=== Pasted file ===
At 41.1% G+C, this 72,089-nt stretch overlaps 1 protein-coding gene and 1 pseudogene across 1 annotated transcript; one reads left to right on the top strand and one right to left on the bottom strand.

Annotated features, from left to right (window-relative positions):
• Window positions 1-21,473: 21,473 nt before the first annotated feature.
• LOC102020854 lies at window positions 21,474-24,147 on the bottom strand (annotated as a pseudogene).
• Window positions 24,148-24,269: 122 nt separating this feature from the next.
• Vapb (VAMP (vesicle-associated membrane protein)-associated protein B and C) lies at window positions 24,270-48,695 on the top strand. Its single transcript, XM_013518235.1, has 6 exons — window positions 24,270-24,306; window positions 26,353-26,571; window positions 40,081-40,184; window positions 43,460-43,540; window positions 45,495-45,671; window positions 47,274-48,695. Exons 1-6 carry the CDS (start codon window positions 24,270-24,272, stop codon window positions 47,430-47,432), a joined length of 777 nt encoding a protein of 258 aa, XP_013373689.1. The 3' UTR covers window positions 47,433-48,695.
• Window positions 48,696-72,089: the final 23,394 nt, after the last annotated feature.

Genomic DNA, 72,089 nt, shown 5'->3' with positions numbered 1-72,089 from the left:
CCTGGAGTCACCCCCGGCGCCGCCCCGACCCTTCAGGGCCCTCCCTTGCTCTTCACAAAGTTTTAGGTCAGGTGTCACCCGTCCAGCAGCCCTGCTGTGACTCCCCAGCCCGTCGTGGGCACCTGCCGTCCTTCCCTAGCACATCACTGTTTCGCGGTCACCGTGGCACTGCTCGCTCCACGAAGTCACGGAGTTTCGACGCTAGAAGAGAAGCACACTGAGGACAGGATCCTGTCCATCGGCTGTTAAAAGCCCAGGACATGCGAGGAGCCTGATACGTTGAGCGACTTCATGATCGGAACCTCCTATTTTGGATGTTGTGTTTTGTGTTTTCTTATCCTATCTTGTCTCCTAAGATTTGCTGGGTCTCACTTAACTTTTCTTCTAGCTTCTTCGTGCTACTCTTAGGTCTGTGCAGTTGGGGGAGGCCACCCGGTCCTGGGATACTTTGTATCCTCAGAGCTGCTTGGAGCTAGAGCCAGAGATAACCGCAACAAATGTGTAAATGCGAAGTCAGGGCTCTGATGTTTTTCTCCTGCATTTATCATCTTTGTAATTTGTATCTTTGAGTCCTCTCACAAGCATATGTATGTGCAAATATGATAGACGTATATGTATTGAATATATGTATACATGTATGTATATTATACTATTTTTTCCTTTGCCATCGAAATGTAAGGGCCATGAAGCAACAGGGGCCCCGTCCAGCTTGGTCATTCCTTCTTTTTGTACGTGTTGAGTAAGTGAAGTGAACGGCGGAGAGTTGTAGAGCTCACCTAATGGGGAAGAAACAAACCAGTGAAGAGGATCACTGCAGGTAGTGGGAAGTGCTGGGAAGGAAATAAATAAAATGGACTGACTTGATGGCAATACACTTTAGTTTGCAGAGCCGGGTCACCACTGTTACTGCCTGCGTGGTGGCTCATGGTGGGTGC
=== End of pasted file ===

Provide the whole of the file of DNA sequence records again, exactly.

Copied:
At 41.1% G+C, this 72,089-nt stretch overlaps 1 protein-coding gene and 1 pseudogene across 1 annotated transcript; one reads left to right on the top strand and one right to left on the bottom strand.

Annotated features, from left to right (window-relative positions):
• Window positions 1-21,473: 21,473 nt before the first annotated feature.
• LOC102020854 lies at window positions 21,474-24,147 on the bottom strand (annotated as a pseudogene).
• Window positions 24,148-24,269: 122 nt separating this feature from the next.
• Vapb (VAMP (vesicle-associated membrane protein)-associated protein B and C) lies at window positions 24,270-48,695 on the top strand. Its single transcript, XM_013518235.1, has 6 exons — window positions 24,270-24,306; window positions 26,353-26,571; window positions 40,081-40,184; window positions 43,460-43,540; window positions 45,495-45,671; window positions 47,274-48,695. Exons 1-6 carry the CDS (start codon window positions 24,270-24,272, stop codon window positions 47,430-47,432), a joined length of 777 nt encoding a protein of 258 aa, XP_013373689.1. The 3' UTR covers window positions 47,433-48,695.
• Window positions 48,696-72,089: the final 23,394 nt, after the last annotated feature.

Genomic DNA, 72,089 nt, shown 5'->3' with positions numbered 1-72,089 from the left:
CCTGGAGTCACCCCCGGCGCCGCCCCGACCCTTCAGGGCCCTCCCTTGCTCTTCACAAAGTTTTAGGTCAGGTGTCACCCGTCCAGCAGCCCTGCTGTGACTCCCCAGCCCGTCGTGGGCACCTGCCGTCCTTCCCTAGCACATCACTGTTTCGCGGTCACCGTGGCACTGCTCGCTCCACGAAGTCACGGAGTTTCGACGCTAGAAGAGAAGCACACTGAGGACAGGATCCTGTCCATCGGCTGTTAAAAGCCCAGGACATGCGAGGAGCCTGATACGTTGAGCGACTTCATGATCGGAACCTCCTATTTTGGATGTTGTGTTTTGTGTTTTCTTATCCTATCTTGTCTCCTAAGATTTGCTGGGTCTCACTTAACTTTTCTTCTAGCTTCTTCGTGCTACTCTTAGGTCTGTGCAGTTGGGGGAGGCCACCCGGTCCTGGGATACTTTGTATCCTCAGAGCTGCTTGGAGCTAGAGCCAGAGATAACCGCAACAAATGTGTAAATGCGAAGTCAGGGCTCTGATGTTTTTCTCCTGCATTTATCATCTTTGTAATTTGTATCTTTGAGTCCTCTCACAAGCATATGTATGTGCAAATATGATAGACGTATATGTATTGAATATATGTATACATGTATGTATATTATACTATTTTTTCCTTTGCCATCGAAATGTAAGGGCCATGAAGCAACAGGGGCCCCGTCCAGCTTGGTCATTCCTTCTTTTTGTACGTGTTGAGTAAGTGAAGTGAACGGCGGAGAGTTGTAGAGCTCACCTAATGGGGAAGAAACAAACCAGTGAAGAGGATCACTGCAGGTAGTGGGAAGTGCTGGGAAGGAAATAAATAAAATGGACTGACTTGATGGCAATACACTTTAGTTTGCAGAGCCGGGTCACCACTGTTACTGCCTGCGTGGTGGCTCATGGTGGGTGC